A preliminary study conducted by the University of California (UC) San Francisco and UC San Diego suggests that a health tracker could detect early signs of COVID-19. An analysis of health data recorded by the Oura Ring showed that the device accurately identified higher temperatures in the early stages of the disease, even when participants had subtle or unnoticed symptoms.
Baseline body temperatures vary between individuals; they also shift continuously in response to activity levels, food intake, and other factors. A typical oral thermometer offers only a snapshot of body temperature at the moment of use. Furthermore, any temp above 98.6F is considered elevated and anything about 100.4 is labeled as a fever. However, “normal” adult body temperatures can range from 97.6–99.6°F, meaning that some individuals may have a fever at 99.4F, while others could fall within a normal range at 101.2F.
Smart wearables like the Oura Ring, on the other hand, continuously measure body temperature, along with other metrics such as heart and respiratory rates, sleep, and physical activity. Continuous monitoring helps establish a user’s unique baseline temperature while tracking temps that stay elevated for a significant amount of time.
The preliminary study is part of a much larger, worldwide effort to study the Oura Ring’s potential for COVID-19 detection. It involved a granular review of health data from 50 Oura Ring users who have recovered from a confirmed case of the illness. The study showed an accurate recording of fever in all 50 individuals around the onset of symptoms. In 38 of the participants, the Oura Ring detected fever before the user was aware of symptoms.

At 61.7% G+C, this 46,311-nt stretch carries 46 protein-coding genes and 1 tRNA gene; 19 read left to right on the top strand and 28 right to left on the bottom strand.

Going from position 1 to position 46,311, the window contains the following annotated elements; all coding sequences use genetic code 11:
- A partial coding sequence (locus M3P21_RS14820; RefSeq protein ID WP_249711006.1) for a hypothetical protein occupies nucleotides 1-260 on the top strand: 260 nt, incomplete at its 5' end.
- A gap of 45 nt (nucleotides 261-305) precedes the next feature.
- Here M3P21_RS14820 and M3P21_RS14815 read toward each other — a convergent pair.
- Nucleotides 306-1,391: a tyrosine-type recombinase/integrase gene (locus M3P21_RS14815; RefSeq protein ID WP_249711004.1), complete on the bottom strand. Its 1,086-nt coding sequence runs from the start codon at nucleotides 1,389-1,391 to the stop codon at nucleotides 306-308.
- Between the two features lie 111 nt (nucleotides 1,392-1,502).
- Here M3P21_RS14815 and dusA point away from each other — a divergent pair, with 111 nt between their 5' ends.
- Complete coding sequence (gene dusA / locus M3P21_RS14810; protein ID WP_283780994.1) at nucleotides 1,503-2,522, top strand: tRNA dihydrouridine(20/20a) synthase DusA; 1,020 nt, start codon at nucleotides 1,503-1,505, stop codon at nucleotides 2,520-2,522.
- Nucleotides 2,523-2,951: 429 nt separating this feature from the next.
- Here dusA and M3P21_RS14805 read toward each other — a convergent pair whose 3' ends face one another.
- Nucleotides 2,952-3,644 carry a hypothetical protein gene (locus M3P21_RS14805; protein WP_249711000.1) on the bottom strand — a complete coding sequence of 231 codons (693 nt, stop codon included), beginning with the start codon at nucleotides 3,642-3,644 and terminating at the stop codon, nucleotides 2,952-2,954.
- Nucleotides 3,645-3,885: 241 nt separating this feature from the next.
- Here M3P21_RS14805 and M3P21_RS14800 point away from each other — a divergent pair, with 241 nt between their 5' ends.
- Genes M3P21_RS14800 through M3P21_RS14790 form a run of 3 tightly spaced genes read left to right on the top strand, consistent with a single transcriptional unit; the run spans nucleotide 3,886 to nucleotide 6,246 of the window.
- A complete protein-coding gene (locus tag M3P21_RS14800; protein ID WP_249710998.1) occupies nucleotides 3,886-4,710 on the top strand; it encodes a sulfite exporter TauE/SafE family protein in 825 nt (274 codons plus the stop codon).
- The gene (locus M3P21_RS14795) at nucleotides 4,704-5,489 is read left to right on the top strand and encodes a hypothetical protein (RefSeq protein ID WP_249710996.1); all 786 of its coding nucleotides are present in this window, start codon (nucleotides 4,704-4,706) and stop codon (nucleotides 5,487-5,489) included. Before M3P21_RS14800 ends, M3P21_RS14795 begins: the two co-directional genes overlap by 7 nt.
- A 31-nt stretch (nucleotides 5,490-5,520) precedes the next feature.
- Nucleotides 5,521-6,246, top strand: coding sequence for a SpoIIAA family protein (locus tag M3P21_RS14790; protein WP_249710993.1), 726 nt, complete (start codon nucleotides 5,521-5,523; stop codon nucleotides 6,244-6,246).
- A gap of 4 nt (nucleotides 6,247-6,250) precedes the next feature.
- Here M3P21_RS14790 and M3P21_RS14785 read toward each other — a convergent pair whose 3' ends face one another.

While some COVID-19 cases are truly asymptomatic, many cases present with subtle symptoms that the patient might not even recognize. Identifying COVID-19 in such instances would allow earlier isolation, treatment, and tracking of those patients before they unwittingly spread the disease. Researchers intend to use data from the more extensive study to develop an algorithm that screens health tracker data in real-time and alerts the user if a COVID-19 infection is suspected.
The smaller study found that respiratory rate changes and other metrics did not show a strong correlation with the onset of COVID-19. The UC team recently published the results of the preliminary study in the journal Nature: Scientific Reports.